03.A food fad?
Remember when goji berries were going to pump us full of antioxidants? And when a quick shot of wheatgrass was going to replace a whole plateful of green veggies? When it comes to any kind of trend, like that of coconut oil, there is usually a catalyst.
Consumer psychologist and adman Adam Ferrier wrote a PhD on what makes things cool. His number one finding was that it’s impossible for something to be cool without cool people using it. Things become cool by their association with people (more so than the other way around).
Anatomy of a trend
Henrik Vejlgaard, is the author of Anatomy of a trend which examines the lifecycle of the trend process. The former academic and sociologist outlines a number of key elements he believes contribute to the development of a trend. According to Vejlgaard, trends tend to start in major global cities (he cites New York, Los Angeles, Milan, Tokyo and London as examples) and are kicked off by trendsetters. He identifies trendsetters as being a particular personality type who are key influencers in their social groups and are open to change.
The tastes of these key influencers are often picked up quickly in major cities and adopted by groups such as designers, the wealthy and celebrities. The process is then a cycle of observing and copying by the wider population with the help of the media.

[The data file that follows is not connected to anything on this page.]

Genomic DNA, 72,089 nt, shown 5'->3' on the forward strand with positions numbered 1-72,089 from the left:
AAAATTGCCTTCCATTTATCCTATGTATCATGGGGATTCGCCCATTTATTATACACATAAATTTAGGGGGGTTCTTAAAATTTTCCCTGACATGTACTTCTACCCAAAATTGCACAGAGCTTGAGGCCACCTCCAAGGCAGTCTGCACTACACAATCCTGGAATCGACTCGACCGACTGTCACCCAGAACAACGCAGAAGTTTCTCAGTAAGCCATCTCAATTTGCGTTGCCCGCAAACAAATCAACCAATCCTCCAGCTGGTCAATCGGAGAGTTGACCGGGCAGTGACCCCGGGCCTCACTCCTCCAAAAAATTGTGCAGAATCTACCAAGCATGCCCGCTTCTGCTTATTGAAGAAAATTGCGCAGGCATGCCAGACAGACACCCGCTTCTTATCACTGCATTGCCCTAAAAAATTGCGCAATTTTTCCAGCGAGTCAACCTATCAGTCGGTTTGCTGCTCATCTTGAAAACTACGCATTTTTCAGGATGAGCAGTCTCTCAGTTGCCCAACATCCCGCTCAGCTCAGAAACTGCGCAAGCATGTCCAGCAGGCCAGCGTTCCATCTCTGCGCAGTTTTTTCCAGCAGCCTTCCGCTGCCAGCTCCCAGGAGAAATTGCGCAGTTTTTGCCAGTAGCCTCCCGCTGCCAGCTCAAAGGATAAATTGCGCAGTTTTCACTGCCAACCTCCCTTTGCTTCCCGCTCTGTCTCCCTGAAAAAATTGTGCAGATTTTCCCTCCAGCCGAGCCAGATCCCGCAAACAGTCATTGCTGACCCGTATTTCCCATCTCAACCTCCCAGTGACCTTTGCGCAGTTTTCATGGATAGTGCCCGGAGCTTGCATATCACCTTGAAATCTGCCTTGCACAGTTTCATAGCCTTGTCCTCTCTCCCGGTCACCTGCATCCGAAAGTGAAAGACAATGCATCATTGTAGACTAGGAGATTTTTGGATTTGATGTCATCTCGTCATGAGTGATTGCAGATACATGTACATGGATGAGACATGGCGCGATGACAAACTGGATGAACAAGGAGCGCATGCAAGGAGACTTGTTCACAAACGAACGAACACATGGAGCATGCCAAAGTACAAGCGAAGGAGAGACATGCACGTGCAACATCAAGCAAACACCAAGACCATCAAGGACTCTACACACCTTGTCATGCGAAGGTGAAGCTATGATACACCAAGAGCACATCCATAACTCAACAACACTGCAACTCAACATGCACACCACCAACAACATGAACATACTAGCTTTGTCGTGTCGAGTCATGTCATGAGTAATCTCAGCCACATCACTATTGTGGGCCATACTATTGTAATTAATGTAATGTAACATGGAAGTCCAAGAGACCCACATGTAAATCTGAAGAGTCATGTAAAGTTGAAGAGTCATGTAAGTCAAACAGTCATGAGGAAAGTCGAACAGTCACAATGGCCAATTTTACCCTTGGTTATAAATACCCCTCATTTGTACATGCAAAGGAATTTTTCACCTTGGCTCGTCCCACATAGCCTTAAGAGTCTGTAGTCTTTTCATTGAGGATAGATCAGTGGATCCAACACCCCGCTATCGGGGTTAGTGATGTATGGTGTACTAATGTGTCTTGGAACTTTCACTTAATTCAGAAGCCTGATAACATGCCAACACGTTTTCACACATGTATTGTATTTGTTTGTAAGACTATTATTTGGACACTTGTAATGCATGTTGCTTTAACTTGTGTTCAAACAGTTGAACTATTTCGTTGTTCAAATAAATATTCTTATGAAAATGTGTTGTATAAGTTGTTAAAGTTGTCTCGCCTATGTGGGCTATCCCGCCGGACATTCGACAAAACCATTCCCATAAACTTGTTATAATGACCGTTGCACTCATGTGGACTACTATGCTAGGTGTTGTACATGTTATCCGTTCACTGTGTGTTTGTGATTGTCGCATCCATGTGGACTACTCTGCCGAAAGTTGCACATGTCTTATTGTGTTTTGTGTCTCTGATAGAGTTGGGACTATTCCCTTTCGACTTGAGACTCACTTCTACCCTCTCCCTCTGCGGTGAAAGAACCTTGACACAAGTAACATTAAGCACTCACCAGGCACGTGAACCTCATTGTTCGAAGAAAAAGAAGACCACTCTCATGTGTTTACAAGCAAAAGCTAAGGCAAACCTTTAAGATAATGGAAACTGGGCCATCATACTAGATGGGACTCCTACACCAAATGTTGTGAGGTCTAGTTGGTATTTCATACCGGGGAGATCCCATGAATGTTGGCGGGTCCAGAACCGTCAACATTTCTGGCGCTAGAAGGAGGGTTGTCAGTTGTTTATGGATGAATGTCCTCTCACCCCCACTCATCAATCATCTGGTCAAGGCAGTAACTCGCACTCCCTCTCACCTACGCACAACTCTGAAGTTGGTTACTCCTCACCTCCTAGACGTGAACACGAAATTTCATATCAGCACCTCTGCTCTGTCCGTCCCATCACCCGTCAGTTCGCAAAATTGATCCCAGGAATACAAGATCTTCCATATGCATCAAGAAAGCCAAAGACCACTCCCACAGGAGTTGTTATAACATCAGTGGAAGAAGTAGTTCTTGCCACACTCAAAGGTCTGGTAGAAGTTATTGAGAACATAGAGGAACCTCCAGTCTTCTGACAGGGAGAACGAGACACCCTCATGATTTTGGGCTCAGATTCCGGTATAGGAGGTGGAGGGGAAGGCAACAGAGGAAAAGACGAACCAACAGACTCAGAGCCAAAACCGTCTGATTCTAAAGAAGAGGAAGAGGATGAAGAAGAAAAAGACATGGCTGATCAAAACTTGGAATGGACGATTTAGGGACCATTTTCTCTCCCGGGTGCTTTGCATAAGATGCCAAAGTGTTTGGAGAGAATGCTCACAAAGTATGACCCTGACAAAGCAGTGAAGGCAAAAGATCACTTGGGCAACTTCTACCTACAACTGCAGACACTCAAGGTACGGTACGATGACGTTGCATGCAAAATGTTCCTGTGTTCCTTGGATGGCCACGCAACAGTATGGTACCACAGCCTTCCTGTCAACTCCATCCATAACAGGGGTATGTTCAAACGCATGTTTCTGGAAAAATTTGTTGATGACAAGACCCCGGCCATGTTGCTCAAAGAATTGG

And when it comes to extolling the wonders of coconut oil, plenty of cool people are getting in on the act, from Angelina Jolie to popular Australian anti-sugar advocate, blogger and media personality Sarah Wilson. But the oil’s most prominent proponent is probably supermodel Miranda Kerr, who she says she eats it by the spoonful every day, as well as using it in her hair and skincare routine.
Added to that already potent mix, are preliminary studies that show there might be some evidence of benefits (which are often misinterpreted and generalised into pop science) and suddenly coconut oil is being hailed as the next wonder food.
After that, it’s not long before the product is trickling down from a global phenomenon to the local supermarket and reaching saturation point.